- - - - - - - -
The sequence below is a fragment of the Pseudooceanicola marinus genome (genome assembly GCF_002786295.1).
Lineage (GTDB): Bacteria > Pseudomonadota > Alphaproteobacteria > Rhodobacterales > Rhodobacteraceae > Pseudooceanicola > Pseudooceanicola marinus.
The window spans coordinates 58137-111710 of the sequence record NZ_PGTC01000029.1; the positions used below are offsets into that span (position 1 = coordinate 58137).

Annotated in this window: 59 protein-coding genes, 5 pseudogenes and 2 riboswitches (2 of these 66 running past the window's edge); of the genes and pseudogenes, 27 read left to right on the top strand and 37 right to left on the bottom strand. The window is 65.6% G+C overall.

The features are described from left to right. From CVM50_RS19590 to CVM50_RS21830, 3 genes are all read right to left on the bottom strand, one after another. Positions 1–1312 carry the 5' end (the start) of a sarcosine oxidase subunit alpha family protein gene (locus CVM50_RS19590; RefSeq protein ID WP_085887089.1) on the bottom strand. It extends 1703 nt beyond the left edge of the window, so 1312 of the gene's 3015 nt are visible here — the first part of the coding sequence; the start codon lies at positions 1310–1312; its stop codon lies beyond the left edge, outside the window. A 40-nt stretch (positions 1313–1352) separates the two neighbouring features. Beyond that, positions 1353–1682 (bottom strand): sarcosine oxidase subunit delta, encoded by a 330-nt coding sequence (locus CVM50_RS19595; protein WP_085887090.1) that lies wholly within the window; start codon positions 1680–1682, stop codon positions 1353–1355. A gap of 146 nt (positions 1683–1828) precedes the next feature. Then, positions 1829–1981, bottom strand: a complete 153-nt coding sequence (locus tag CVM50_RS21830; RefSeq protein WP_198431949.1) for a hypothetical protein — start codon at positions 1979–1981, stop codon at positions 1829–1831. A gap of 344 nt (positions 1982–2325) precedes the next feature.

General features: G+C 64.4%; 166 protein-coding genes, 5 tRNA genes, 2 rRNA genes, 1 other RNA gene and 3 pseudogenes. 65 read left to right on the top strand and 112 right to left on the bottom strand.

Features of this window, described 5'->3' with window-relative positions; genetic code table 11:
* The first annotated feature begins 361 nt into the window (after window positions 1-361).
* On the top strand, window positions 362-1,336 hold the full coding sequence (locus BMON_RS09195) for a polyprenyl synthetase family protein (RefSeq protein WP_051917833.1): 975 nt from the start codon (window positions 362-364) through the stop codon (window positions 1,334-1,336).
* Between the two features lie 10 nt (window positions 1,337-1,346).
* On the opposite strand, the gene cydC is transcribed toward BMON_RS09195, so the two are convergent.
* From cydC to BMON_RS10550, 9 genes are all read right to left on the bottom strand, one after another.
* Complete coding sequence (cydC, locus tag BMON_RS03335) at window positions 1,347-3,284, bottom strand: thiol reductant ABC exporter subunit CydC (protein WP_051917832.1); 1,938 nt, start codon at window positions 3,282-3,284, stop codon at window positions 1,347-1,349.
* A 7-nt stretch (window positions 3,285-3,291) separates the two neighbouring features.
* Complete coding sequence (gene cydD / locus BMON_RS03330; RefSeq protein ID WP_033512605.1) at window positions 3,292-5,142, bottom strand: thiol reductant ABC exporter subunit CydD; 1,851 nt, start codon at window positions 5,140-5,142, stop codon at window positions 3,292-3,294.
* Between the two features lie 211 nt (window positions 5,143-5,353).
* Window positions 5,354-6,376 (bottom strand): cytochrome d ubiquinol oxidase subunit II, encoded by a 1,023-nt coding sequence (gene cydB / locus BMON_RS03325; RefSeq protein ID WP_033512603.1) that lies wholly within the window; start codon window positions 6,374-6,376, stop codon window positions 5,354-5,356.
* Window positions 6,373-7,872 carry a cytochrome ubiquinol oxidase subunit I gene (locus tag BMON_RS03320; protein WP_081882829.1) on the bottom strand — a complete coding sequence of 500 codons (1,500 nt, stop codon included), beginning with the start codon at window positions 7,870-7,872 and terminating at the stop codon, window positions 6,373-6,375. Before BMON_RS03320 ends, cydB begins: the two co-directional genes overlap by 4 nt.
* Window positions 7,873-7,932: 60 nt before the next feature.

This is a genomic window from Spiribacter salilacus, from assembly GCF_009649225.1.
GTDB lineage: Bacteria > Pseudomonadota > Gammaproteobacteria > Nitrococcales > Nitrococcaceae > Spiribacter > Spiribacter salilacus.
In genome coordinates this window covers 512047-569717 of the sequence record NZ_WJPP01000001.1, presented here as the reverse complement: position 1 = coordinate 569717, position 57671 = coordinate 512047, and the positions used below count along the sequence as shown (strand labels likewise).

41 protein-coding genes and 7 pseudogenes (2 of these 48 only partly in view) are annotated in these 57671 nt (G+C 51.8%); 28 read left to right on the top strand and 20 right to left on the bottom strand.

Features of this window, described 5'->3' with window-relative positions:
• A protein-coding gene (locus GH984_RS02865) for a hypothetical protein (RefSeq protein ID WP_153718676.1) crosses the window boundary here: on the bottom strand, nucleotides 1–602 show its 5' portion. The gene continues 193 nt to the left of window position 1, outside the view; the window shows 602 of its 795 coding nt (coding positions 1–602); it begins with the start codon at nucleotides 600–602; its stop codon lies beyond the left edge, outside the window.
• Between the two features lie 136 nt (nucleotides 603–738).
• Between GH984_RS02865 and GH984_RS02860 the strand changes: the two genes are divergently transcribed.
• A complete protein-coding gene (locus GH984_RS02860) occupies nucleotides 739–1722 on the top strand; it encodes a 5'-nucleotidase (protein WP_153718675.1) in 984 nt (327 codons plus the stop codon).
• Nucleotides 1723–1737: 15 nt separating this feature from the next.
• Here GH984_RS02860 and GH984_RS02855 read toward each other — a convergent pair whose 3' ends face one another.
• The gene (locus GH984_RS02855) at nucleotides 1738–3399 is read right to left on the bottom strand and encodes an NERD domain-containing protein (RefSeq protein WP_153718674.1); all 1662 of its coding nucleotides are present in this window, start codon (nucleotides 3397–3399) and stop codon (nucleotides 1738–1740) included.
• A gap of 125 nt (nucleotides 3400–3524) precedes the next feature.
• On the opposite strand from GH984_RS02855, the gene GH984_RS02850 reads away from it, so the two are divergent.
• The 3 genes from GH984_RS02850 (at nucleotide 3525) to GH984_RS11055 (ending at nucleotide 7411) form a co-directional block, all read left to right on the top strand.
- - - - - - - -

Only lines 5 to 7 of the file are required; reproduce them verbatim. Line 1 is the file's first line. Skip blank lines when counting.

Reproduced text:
The features are described from left to right. From CVM50_RS19590 to CVM50_RS21830, 3 genes are all read right to left on the bottom strand, one after another. Positions 1–1312 carry the 5' end (the start) of a sarcosine oxidase subunit alpha family protein gene (locus CVM50_RS19590; RefSeq protein ID WP_085887089.1) on the bottom strand. It extends 1703 nt beyond the left edge of the window, so 1312 of the gene's 3015 nt are visible here — the first part of the coding sequence; the start codon lies at positions 1310–1312; its stop codon lies beyond the left edge, outside the window. A 40-nt stretch (positions 1313–1352) separates the two neighbouring features. Beyond that, positions 1353–1682 (bottom strand): sarcosine oxidase subunit delta, encoded by a 330-nt coding sequence (locus CVM50_RS19595; protein WP_085887090.1) that lies wholly within the window; start codon positions 1680–1682, stop codon positions 1353–1355. A gap of 146 nt (positions 1683–1828) precedes the next feature. Then, positions 1829–1981, bottom strand: a complete 153-nt coding sequence (locus tag CVM50_RS21830; RefSeq protein WP_198431949.1) for a hypothetical protein — start codon at positions 1979–1981, stop codon at positions 1829–1831. A gap of 344 nt (positions 1982–2325) precedes the next feature.

General features: G+C 64.4%; 166 protein-coding genes, 5 tRNA genes, 2 rRNA genes, 1 other RNA gene and 3 pseudogenes. 65 read left to right on the top strand and 112 right to left on the bottom strand.

Features of this window, described 5'->3' with window-relative positions; genetic code table 11: